has many messengers;"as history proves, not all of them are friendly.
Rosh Hashanah 5762 is fast approaching, and it has the potential to
be the most powerful one of all of history. Or, it can be just like
all the others, which, at this late and treacherous stage of Jewish
history isn't enough. The choice is ours to make, or to avoid. But,
in ALL cases, the consequences are OURS, all of ours, no matter in
which corner of the world a Jew lives.
When a man will take a wife . . . (Devarim 24:1)
One of the many mitzvos in this week's parshah is the one to get
married. From the posuk itself, it sounds like a very simple
process: man SEES woman, man WANTS woman, man TAKES woman.
However, from the Oral Law (Kiddushin 2a-b), we know that a Jewish
marriage is far from being a simple matter, and, anyone who has ever
been involved with an Orthodox marriage knows how precise we are
about the many details and intricacies to make sure that the Chasan
and Kallah (Groom and Bride) have a "kosher" marriage -- joyful and
full of honor for one another -- but above all, Halachically kosher.
Not every marriage works out, obviously. In fact, within the same
posuk the Torah writes:
. . . then he must write her a bill of divorce . . .
Thus, there is also a MITZVAH to get divorced when the marriage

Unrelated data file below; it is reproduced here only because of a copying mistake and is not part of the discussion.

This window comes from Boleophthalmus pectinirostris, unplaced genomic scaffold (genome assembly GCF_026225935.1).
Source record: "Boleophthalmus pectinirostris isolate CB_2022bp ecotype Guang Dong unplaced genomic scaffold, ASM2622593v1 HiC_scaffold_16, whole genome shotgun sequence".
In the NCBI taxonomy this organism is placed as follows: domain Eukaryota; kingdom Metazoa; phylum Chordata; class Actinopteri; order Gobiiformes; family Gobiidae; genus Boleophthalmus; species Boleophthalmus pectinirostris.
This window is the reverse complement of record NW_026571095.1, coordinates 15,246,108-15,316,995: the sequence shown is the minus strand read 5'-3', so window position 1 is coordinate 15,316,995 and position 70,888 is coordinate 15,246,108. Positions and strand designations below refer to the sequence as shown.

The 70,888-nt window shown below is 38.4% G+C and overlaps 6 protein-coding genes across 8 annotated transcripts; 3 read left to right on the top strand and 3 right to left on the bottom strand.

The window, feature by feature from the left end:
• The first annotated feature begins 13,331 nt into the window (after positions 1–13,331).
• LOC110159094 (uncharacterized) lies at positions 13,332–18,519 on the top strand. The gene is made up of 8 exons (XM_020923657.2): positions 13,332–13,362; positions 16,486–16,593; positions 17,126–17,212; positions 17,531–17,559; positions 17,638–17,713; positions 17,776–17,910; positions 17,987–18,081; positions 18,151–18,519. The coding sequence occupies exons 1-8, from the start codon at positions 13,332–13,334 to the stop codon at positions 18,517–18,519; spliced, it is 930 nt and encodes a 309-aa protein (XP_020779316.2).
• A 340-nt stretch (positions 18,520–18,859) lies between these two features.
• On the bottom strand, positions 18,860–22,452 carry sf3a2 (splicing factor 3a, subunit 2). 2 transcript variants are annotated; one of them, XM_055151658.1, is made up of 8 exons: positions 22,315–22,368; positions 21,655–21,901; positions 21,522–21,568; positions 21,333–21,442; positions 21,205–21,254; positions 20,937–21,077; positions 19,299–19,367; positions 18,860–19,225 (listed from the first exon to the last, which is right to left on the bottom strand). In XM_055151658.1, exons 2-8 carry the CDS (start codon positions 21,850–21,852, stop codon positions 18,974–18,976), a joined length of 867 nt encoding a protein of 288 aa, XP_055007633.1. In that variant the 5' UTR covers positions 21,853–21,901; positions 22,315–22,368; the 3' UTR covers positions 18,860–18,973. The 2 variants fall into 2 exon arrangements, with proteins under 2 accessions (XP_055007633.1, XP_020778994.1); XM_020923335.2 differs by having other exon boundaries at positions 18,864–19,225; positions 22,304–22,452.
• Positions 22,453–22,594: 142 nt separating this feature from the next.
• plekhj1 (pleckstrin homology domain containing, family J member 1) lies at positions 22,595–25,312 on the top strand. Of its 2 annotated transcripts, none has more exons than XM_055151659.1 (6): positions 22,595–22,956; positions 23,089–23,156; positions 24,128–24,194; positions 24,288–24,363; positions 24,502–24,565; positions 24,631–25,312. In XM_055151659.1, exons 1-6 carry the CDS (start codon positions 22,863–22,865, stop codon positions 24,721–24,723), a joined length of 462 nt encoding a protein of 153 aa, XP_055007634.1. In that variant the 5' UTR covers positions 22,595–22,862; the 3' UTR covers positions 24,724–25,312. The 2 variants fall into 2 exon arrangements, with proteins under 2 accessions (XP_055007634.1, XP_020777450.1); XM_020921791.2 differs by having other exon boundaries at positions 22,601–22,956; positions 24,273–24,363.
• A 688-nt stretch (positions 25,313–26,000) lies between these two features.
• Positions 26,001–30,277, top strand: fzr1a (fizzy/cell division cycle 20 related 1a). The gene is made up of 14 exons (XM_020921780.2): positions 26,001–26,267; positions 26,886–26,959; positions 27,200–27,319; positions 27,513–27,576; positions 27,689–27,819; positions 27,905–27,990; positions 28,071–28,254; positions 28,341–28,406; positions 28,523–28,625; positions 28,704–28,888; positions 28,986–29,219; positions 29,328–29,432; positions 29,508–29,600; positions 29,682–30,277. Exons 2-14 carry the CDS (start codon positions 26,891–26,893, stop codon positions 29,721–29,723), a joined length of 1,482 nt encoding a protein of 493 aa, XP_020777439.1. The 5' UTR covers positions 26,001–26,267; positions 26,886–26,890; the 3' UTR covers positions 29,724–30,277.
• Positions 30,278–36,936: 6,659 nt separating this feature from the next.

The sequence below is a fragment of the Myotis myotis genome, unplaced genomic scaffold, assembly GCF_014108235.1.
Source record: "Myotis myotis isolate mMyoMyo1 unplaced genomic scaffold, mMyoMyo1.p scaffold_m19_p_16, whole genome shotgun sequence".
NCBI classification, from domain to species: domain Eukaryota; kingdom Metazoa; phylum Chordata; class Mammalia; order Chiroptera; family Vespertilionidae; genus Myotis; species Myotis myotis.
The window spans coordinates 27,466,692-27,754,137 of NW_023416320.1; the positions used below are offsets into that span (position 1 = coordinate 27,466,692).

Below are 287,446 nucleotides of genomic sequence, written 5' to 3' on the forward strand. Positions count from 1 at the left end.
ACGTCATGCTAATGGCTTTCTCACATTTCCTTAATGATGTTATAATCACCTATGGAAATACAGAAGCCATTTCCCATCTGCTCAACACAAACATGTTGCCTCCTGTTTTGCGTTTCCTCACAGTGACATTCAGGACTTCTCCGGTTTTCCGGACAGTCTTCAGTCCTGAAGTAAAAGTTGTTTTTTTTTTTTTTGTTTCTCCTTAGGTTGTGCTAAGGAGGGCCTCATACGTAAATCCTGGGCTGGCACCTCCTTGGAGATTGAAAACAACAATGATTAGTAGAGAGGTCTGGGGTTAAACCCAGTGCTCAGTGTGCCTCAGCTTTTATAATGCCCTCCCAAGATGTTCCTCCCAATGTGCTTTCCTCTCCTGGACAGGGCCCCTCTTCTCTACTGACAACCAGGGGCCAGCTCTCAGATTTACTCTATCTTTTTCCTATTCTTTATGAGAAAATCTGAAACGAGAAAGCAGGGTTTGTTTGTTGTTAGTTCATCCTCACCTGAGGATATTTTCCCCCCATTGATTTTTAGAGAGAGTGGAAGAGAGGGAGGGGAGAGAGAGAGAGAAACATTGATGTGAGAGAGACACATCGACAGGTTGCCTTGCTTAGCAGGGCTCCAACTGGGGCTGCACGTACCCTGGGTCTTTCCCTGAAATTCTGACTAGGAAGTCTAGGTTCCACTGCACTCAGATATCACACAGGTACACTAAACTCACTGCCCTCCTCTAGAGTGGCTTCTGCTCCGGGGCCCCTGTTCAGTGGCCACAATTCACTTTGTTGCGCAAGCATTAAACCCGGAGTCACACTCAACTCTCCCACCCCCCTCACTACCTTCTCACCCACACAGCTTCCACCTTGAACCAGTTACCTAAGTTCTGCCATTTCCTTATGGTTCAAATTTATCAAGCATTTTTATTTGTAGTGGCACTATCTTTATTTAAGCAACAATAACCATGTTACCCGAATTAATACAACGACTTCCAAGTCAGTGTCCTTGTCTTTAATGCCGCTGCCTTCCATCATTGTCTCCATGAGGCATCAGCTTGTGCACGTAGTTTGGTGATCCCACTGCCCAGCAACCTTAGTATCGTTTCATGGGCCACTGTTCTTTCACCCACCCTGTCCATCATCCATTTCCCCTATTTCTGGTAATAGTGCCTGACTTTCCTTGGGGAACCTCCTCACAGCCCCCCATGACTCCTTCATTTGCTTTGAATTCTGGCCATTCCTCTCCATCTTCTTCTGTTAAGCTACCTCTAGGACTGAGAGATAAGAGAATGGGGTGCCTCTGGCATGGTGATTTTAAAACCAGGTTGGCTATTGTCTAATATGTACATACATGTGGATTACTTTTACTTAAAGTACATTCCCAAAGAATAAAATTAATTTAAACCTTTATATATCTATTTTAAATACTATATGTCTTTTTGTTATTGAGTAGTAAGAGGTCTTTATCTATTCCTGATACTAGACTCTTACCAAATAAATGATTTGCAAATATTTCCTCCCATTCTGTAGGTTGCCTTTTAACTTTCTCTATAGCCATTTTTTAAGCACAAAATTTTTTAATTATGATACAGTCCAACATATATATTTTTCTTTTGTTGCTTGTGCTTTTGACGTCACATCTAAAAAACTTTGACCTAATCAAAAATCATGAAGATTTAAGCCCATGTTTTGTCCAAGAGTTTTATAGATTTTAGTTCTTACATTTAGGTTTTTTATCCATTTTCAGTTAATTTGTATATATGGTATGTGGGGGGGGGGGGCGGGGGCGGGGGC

ceases to fulfill halachic requirements, which much must be decided
on by the Bais Din which is chosen to issue the "Get." And, jJust as
the marriage was to taketook place in a halachic manner and with
honor for one another, so, too, must the divorce be executed in
accordance to halachah, and, with respect for one another.
In theory it might make sense, but the everyday reality of divorce
tells a different story. There may have been attraction and love for
one another in the beginning, at least on some level, but, that is
usually replaced with just the opposite emotions and feelings:
hatred, disgust, disrespect, resentment, etc.
When that is the case, then, the very halachic device that was
granted by Heaven to free the spouses of one another so that they can
try again with a more suitable mate, becomes a device for
imprisonment. It is more common for a woman to become an "Iguna,"
buthowever, I also know of stories where the man is the one who is
being held "captive" by the woman until she gets the settlement --
or the revenge -- that she is seeking.
Either way it is tragic, and many rabbis have spent days locked up in
their studies looking for ways to halachically free the woman of her
disgruntled husband, who obviously lacks sufficient fear of G-d to
what is right. In some cases it may yield positive results, in other
cases, it may result in a lonely wait and years of battling.
In the days when the Jewish people enjoyed Torah sovereignty, the